For those that need a refresher, GVW is the combination of a truck's curb weight plus its payload. Gross vehicle weight rating, meanwhile, is the maximum amount of weight a vehicle can handle, and it's also used to classify pickups. In Ford's case, the removal of parts allows it to advertise a higher payload figure.
Ford explains this potential discrepancy by pointing out that its trucks are offered with delete codes at dealerships to remove such items, if a customer so desired and required the truck's maximum payload rating. It has also come to light that Ford is not the only automaker to engage in such practices.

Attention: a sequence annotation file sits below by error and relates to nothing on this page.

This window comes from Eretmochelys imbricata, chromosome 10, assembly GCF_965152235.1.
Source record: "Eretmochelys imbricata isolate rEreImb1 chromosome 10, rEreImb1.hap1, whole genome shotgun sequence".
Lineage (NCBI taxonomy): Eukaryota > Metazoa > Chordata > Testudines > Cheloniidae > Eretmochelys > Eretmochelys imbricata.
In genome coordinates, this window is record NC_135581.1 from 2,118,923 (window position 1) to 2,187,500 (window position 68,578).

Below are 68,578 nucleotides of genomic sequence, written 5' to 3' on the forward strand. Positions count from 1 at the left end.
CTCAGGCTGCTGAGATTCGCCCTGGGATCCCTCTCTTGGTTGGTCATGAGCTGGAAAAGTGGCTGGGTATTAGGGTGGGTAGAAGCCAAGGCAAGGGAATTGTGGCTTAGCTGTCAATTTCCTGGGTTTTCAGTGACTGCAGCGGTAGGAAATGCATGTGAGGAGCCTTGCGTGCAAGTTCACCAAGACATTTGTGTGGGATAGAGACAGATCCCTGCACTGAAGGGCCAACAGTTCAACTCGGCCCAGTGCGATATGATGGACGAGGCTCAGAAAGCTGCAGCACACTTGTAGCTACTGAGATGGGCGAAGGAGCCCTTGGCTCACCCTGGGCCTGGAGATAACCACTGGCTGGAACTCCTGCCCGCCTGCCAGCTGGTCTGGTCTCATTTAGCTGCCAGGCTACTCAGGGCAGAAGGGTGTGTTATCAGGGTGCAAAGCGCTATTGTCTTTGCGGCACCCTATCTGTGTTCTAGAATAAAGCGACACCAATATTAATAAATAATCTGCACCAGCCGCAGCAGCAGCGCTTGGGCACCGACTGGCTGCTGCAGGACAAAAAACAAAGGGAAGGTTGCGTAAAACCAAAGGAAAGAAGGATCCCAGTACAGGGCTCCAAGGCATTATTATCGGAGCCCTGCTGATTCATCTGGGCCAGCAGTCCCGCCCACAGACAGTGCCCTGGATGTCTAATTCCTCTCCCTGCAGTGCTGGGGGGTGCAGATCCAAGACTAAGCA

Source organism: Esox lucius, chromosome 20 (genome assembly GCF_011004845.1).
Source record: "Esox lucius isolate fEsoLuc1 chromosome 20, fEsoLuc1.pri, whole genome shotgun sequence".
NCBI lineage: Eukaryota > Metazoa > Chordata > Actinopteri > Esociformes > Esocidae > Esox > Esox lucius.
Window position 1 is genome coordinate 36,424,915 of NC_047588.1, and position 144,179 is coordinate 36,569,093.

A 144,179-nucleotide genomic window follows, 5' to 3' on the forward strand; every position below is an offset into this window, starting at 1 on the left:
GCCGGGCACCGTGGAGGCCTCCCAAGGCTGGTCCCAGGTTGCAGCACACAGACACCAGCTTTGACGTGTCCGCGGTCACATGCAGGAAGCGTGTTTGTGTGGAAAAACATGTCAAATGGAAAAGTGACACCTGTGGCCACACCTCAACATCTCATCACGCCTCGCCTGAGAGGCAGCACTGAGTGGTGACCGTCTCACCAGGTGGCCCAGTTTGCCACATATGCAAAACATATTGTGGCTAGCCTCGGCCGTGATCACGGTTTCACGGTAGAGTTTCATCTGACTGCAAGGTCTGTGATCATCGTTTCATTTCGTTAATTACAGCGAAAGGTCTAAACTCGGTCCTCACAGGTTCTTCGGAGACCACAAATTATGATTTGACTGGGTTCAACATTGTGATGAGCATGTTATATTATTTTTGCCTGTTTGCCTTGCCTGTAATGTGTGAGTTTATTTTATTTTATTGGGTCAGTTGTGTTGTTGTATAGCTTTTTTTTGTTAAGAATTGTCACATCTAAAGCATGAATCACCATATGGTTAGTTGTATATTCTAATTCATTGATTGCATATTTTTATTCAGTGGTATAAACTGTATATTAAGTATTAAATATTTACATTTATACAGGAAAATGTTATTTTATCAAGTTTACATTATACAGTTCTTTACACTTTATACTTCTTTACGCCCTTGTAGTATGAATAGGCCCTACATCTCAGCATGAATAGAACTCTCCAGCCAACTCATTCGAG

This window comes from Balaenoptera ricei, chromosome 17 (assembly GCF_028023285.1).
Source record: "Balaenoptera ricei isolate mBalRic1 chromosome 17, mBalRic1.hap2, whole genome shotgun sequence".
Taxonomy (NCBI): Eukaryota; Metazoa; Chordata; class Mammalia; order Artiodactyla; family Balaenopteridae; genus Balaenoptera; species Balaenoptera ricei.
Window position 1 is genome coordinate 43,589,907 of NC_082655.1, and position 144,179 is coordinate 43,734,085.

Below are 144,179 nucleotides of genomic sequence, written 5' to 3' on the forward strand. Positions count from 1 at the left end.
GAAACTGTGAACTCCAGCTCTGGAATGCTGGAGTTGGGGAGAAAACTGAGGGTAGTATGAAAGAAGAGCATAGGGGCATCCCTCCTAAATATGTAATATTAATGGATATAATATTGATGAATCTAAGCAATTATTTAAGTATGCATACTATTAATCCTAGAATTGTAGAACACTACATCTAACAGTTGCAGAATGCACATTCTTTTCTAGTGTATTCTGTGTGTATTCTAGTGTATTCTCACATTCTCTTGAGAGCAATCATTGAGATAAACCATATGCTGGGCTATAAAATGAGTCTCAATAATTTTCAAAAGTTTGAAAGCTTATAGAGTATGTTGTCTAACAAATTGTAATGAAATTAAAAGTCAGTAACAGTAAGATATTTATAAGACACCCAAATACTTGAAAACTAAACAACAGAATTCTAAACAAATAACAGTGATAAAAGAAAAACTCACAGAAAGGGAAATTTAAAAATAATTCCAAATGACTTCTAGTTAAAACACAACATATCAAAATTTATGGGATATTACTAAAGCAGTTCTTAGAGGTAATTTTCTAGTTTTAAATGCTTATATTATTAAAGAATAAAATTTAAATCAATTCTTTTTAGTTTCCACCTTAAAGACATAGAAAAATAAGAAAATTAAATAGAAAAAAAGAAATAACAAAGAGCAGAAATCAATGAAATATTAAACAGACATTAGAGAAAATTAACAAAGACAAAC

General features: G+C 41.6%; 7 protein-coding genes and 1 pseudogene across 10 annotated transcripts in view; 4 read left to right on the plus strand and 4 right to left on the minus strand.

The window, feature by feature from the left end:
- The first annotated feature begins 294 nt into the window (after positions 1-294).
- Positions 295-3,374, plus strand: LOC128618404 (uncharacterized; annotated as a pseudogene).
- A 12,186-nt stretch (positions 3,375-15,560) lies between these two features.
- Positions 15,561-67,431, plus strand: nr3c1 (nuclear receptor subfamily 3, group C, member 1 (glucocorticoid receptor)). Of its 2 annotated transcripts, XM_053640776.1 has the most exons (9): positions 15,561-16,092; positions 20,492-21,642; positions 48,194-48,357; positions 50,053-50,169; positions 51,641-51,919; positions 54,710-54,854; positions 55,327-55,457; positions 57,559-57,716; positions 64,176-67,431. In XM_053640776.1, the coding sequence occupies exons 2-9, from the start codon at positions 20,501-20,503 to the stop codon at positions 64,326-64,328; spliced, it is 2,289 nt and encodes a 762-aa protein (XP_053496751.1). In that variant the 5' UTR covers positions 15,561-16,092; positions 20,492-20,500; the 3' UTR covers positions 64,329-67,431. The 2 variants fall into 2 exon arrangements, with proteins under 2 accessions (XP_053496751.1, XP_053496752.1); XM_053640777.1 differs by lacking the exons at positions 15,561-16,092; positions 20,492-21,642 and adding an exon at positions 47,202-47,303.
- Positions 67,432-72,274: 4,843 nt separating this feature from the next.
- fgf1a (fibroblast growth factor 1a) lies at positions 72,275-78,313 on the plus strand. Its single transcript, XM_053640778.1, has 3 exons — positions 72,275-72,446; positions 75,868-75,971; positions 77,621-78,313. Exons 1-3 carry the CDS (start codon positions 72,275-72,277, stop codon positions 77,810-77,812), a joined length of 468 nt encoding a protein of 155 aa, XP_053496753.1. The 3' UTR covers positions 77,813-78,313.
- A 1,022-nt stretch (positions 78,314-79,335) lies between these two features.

General Motors started deleting the rear bumper and swapping in alloy wheels for heavier steel wheels for its 2014 pickups (both light-duty and heavy duty models). This is despite originally claiming that it did no such thing, a statement GM spokesman Tom Wilkinson told Automotive News was a mistake.
Wilkinson, like Ford, justifies the practice, explaining to AN, " You can delete the rear bumper, which some business customers do so they can install a custom bumper or other equipment on the back of the truck."
What are your thoughts on this? Is the process for figuring out tow ratings and GVWR too easy to manipulate? We want to hear from you. Head into Comments, and let us know what you think.
UPDATE: This story originally stated that gross vehicle weight rating was a combination of curb weight and payload. To clarify, GVWR is a fixed figure, which a vehicle's curb weight and payload cannot exceed. The story has been edited to reflect this. We have also clarified the difference between the truck's maximum payload rating and its GVWR.